Gupta: Health officials working on vaccine for coronavirus
Dr. Kevin J. Tracey is president and CEO of the Feinstein Institutes for Medical Research at Northwell Health. The opinions expressed in this commentary are his own.
The spreading coronavirus epidemic and rising death toll highlights the urgency of developing new treatments and vaccines. Progress in the United States is advancing at breakneck speed, but Congress should significantly and urgently expand research funding to the National Institutes of Health to stop coronavirus and any future outbreaks.
It is essential to invest in the NIH because it is the major sponsor of medical innovation in the nation’s research institutes and university laboratories where breakthroughs occur to protect the nation’s health. Last week, President Trump signed the $8.3 billion bipartisan spending bill into law in response to the coronavirus, tripling his initial recommendation to spend $2.5 billion. The emergency funding was a good start, but it’s far from enough.
The funding allocates $2.2 billion for the Centers for Disease Control and Prevention and $3.1 billion for the Public Health and Social Services Emergency Fund, but only $836 million for the National Institutes of Health. Although the investment in the CDC and the public health fund is essential and appropriate to contain the present crisis, this bill fails to make a dent in the 17 years of inadequate funding for the NIH that has come before this — funding which has not even kept pace with inflation.
NIH funding is required to enable the discovery and development of vaccines and other new treatments for many deadly infectious diseases including HIV, malaria, Ebola, hepatitis, tuberculosis and others. Because its mission supports the highest quality, distributed research infrastructure necessary to study these illnesses, the NIH is uniquely responsible for maintaining the necessary scientific expertise to also confront new epidemics, like coronavirus.
For 100 years, the United States’ scientific research enterprise led the world in eradicating, or close to eradicating, global infectious diseases. Until recently, infection was the most common reason people died, but US-led research in vaccines and therapies for polio, measles, influenza and pertussis, along with antibiotics for bacterial infections and tuberculosis, have nearly eradicated these threats.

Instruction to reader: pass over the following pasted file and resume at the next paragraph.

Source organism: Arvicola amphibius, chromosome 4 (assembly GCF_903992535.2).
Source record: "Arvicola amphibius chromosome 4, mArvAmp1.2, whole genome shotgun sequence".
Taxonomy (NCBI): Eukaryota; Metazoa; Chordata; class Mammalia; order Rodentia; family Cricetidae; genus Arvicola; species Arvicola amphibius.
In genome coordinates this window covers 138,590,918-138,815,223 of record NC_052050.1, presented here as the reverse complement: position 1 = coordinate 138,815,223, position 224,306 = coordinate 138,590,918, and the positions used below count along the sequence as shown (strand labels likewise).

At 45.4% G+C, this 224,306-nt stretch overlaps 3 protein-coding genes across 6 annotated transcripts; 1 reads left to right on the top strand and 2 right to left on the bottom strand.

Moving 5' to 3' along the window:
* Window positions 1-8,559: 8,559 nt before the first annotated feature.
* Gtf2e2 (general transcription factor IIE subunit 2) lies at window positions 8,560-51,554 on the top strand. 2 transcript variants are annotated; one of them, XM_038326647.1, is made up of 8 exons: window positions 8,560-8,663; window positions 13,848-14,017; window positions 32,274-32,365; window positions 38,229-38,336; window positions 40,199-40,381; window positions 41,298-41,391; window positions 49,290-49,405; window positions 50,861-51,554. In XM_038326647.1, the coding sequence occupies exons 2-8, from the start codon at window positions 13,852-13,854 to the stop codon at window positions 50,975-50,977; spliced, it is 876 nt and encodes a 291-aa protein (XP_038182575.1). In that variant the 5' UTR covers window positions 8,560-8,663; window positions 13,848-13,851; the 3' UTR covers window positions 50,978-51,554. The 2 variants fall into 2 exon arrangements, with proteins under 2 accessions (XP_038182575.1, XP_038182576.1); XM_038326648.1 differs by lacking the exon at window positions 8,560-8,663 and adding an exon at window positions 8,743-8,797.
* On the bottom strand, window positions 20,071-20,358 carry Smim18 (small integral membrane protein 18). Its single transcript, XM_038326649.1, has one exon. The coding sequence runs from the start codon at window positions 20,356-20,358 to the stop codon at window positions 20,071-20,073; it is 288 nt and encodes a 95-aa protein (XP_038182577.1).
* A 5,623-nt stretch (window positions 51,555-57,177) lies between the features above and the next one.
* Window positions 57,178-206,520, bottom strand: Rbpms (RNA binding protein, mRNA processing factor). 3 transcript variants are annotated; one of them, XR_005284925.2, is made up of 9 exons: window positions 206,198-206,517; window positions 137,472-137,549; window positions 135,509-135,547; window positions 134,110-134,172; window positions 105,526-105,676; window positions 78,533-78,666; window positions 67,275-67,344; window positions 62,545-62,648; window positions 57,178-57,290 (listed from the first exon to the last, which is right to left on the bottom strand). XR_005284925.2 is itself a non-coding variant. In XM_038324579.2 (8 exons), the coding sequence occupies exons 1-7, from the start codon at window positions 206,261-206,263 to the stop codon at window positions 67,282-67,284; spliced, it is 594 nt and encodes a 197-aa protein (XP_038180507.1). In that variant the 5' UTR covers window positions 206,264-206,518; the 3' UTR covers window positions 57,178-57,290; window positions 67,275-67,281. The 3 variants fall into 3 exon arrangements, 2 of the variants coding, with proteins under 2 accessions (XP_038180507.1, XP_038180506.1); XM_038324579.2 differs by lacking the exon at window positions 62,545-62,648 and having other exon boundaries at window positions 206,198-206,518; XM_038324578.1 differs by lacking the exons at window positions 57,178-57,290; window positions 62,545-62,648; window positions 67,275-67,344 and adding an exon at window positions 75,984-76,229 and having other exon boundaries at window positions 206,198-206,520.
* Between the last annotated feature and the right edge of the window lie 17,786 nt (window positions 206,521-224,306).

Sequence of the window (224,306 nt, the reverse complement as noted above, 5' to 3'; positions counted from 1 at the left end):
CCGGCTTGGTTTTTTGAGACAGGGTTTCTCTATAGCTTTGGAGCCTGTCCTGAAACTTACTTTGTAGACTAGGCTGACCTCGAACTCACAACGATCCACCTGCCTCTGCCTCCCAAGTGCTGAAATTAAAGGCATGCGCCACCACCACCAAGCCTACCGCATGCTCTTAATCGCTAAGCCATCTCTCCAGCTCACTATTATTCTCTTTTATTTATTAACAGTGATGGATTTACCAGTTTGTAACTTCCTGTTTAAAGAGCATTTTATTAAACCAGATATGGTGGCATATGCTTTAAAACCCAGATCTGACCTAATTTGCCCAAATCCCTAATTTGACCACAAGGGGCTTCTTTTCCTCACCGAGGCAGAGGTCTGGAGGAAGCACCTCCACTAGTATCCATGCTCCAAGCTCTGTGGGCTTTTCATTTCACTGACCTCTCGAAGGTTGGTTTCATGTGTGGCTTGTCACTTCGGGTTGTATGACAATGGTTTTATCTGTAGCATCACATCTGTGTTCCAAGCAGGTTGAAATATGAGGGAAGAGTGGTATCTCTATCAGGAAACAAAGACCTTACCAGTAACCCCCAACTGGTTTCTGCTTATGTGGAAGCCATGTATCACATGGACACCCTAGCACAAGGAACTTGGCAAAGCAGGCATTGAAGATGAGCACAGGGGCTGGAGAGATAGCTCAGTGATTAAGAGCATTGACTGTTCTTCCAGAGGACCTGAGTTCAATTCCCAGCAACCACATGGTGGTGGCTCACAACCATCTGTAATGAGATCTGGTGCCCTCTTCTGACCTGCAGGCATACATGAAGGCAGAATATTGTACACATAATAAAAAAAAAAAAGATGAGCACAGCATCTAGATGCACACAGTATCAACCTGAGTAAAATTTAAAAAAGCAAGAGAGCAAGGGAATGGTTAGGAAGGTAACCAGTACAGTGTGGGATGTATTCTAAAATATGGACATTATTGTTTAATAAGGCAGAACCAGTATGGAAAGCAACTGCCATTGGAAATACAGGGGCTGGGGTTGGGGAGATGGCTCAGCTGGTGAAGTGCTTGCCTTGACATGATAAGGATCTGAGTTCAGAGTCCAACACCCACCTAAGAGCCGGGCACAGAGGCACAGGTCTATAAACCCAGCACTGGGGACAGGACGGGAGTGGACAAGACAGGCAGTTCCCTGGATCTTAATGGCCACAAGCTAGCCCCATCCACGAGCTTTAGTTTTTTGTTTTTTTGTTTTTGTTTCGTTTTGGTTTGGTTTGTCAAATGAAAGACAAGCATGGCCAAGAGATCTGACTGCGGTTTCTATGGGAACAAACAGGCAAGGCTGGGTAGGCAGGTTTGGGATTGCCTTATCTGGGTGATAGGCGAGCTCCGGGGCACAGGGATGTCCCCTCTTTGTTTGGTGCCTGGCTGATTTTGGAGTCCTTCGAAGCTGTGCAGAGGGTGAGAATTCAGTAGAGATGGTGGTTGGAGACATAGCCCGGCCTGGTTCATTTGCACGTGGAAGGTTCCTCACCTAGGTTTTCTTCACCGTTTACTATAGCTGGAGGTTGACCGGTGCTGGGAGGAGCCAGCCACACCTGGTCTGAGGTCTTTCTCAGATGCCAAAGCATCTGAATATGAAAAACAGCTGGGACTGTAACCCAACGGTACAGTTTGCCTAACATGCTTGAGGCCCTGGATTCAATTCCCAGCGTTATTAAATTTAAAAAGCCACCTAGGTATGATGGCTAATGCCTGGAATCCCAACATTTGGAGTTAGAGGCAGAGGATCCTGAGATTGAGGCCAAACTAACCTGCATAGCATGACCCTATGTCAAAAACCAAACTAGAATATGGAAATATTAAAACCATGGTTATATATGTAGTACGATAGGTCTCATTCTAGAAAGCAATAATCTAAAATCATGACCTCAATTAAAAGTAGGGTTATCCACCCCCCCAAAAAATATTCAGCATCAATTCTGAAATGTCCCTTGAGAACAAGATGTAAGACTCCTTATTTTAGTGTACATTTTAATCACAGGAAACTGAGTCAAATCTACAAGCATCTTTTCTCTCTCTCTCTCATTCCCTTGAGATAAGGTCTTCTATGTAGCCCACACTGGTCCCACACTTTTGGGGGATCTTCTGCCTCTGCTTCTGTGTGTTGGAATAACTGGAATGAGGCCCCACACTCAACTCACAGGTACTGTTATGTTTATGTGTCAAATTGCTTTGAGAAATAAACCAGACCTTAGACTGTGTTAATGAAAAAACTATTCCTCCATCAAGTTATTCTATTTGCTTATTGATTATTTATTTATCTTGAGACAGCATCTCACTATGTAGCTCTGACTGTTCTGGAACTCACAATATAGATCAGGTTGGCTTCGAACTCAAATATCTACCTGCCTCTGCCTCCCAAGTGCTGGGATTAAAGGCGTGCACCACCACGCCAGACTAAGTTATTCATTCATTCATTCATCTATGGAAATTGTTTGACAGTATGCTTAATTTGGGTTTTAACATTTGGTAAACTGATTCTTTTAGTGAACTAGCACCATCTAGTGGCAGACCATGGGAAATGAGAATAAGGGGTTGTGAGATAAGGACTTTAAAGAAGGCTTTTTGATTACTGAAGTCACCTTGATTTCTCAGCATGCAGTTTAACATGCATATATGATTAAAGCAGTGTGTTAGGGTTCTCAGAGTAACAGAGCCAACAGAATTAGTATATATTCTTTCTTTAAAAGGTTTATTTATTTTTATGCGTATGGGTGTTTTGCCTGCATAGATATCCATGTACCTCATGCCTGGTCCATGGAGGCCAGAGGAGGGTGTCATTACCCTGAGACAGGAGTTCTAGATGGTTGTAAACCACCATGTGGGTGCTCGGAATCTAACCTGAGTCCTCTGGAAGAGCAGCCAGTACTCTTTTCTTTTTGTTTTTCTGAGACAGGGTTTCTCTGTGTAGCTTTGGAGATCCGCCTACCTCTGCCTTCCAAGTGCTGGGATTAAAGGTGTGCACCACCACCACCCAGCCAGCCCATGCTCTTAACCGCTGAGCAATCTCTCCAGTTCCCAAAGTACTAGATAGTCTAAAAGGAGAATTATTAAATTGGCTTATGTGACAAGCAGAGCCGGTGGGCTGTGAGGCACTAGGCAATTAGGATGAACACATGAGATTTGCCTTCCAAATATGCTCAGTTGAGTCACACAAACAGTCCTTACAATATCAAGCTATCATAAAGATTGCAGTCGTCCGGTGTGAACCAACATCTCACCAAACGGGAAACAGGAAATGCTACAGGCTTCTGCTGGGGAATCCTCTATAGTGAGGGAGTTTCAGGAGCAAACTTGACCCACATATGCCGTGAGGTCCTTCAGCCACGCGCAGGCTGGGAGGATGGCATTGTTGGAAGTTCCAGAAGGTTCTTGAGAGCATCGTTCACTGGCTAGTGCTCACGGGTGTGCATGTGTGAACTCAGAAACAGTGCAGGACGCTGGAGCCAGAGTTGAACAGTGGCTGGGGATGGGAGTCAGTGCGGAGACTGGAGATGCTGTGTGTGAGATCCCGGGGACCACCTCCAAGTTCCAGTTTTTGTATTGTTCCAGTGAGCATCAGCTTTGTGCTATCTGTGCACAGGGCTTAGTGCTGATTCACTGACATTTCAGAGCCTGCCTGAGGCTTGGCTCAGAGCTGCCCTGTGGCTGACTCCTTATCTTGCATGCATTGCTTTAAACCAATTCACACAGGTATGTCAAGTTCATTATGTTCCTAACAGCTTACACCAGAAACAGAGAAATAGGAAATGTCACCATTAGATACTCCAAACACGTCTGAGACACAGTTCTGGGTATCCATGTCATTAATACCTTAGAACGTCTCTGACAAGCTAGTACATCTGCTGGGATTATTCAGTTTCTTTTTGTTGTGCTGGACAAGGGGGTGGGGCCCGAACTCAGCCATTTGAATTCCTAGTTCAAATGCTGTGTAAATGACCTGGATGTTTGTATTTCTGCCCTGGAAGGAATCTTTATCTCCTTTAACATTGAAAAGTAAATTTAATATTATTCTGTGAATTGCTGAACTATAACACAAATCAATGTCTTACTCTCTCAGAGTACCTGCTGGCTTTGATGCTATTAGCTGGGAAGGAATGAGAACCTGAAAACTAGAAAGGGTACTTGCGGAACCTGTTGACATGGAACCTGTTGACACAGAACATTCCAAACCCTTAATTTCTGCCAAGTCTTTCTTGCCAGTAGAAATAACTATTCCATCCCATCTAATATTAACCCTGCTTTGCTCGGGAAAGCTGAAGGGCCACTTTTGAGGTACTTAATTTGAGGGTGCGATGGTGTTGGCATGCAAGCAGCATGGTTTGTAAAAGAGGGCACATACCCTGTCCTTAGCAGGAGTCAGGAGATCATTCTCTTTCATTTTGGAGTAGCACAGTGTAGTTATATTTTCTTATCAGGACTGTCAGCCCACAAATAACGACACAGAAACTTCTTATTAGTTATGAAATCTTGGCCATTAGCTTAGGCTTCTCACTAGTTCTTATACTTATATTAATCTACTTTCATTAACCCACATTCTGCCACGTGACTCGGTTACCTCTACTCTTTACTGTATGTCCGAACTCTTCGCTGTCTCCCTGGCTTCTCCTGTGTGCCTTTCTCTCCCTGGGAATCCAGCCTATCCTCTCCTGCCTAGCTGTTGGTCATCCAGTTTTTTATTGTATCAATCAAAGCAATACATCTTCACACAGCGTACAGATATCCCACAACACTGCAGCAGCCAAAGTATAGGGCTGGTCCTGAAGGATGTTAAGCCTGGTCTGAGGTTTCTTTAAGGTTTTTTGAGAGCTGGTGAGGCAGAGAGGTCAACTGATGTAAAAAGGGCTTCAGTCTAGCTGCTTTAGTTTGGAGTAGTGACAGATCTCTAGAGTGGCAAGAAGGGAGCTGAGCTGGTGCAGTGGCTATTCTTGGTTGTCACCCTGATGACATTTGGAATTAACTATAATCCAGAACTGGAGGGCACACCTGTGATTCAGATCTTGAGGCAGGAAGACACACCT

NIH funded the pivotal scientific research — growing poliovirus in tissue culture — which enabled the development of the first polio vaccine and the eradication of a previously terrifying paralytic disease scourge. More recently, NIH funded in part the research which identified the first efficacious treatment for Ebloa virus, which has already saved hundreds of lives from a catastrophic hemorrhagic illness with historic mortality rates of 50%. Today, because of past investment in NIH-funded science, the risk of dying from infection is dwarfed by the risks from cancer, heart disease, obesity, car crashes and other injuries. Coronavirus is a wake-up call that the time has come to renew sustained investments in NIH for the future physical and financial health of US citizens.
The majority of NIH’s funding supports more than 300,000 medical innovators, researchers and staff at more than 2,500 universities, medical schools and other research institutions in every state. Researchers confront the basic mechanisms of disease, using sophisticated new tools in molecular biology, immunology, neuroscience and biomedical engineering to produce breakthrough cures and vaccines. Because NIH paid for the work to make these tools, today we can produce experimental coronavirus vaccines in just a matter of weeks, instead of years or decades, as has happened in the past.
The coronavirus vaccine development and testing process is just beginning, and more work is needed before we know whether these first efforts will succeed. President Trump’s proposed 2020 fiscal year budget to slash the NIH budget by about 13% is a move in the wrong direction. Only a sustained and increased commitment to NIH research will win the war on coronavirus and provide for national health and security.
Now is the time to act, because once this coronavirus is contained, another epidemic will come. No one wants to repair a leaking roof at the height of a storm. The time to build and maintain infrastructures is when the sky is clear. One-off emergency short-termed budget responses for the NIH is not what the nation requires or expects from Congress.
Because research does eradicate deadly diseases, like polio and smallpox, we have an obligation to support the science to treat and prevent diseases like Ebola or coronavirus. It’s time to carry the torch and redouble support for our research infrastructure and our medical innovators for the benefit of humanity.
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